You'll have bad mood swings, low sex drive, and low mental focus/concentration and capacity.
You'll have far less energy and feel slow and lethargic all the time.
It is going to start having impacts on your everyday life outside of the gym.
Your body does require a certain level of body fat to function properly, and for most people, that level is much higher than 10%.
Getting to and maintaining 10% body fat is extremely difficult, guys.
Even reaching the point of 12% or 14% bodyfat is a much, much easier journey without nearly as many tradeoffs into your normal life.
If you personally know anybody who's been really lean before, say, below 12% body fat (actually proven and not just them telling you without any evidence), they'll most likely tell you that it is indeed very difficult to achieve, and continue to maintain a lean physique.
And for most people that don't make a living off of their fitness careers, it's not going to be worth it.
If you're not an influencer, or don't rely on your fitness to make money and make a living, then the extra work, side effects and stress probably isn't going to be worth it for you. Unless you enjoy or don't mind feeling like crap.
10% Body Fat Doesn't Always Look Better Anyways
This is a little bit subjective, but you can certainly argue that being at a higher level of body fat could even look better than being 10% body fat, or around that level.
Just because you're more shredded, your abs are popping more and you've got more veins doesn't necessarily mean you'll always look better.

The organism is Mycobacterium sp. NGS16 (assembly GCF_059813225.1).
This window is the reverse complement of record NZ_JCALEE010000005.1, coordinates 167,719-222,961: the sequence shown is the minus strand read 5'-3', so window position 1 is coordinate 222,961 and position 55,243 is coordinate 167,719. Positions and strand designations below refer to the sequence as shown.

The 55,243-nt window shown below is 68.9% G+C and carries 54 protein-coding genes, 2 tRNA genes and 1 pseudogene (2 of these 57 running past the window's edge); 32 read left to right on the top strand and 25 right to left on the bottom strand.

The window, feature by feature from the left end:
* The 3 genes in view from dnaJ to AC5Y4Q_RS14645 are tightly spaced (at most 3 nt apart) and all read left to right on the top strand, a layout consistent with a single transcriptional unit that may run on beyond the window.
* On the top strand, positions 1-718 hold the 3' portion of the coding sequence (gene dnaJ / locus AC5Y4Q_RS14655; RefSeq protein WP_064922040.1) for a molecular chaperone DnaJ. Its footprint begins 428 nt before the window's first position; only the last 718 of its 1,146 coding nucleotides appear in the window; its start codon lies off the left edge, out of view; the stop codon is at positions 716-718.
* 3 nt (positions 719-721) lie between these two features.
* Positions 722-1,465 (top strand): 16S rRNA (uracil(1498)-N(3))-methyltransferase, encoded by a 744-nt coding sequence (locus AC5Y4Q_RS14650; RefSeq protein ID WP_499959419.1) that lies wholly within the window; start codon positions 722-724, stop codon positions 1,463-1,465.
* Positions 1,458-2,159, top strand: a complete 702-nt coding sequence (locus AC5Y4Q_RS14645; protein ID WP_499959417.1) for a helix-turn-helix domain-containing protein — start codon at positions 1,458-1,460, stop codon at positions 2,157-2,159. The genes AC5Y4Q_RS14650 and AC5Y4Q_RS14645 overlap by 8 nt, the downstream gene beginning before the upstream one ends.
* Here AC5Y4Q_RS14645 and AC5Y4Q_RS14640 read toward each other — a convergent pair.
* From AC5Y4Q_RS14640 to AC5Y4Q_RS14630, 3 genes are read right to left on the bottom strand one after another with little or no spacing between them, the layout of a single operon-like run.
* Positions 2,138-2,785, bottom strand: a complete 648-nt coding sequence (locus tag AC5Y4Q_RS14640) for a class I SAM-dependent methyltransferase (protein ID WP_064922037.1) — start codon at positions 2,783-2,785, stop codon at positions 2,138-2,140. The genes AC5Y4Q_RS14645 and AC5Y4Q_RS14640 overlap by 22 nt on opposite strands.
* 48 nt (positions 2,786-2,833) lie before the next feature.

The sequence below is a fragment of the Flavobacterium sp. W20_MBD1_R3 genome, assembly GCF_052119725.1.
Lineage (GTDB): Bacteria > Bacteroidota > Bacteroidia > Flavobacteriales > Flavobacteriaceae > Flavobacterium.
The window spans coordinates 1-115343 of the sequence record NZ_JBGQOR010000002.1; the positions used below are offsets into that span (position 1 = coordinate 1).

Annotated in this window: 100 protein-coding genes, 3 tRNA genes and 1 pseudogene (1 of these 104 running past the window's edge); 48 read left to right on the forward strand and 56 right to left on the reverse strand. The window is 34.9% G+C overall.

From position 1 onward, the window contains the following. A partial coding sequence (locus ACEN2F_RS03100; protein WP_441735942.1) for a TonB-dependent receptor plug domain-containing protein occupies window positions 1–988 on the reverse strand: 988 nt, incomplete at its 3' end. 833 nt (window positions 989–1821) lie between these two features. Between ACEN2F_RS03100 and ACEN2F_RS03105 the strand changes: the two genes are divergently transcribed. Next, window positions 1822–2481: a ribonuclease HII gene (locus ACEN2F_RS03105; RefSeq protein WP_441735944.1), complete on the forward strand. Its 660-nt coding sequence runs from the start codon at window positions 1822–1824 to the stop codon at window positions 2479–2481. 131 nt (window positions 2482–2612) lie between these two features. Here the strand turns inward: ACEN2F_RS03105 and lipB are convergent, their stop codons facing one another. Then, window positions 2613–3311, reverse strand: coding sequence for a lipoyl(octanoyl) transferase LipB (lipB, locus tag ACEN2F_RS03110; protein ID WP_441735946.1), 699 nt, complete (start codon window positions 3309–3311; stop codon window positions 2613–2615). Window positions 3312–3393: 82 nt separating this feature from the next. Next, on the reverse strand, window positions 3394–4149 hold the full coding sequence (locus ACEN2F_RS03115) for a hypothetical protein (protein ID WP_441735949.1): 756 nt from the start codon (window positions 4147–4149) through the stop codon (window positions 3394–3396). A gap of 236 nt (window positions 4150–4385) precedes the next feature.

Sure, when you're shirtless, on the beach, or taking posing photos in the gym you might look more impressive.
But practically anywhere else, you're most likely going to end up looking smaller, weaker, and much less impressive.
You're going to lose some, if not a lot of your muscle fullness that you used to have when you had more body fat.
In a shirt, you might even barely look like you lift if you haven't got enough muscle to keep the size at lower body fat levels.
Pretty much when you're wearing clothing of some sort, which I'm going to assume is how you spend the majority of your days.
Plus, your face is going to develop this overly-lean, carved and sucked-down appearance that many people probably wouldn't be huge fans of either.
Just take a look at a guy like this:
He's certainly lean and looks athletic and impressive, but in a normal shirt or top, there's a good chance he'd look much smaller, or possibly even to the point where you can't actually tell that he works out.
Compare that to a guy like this who's got a little bit more fat: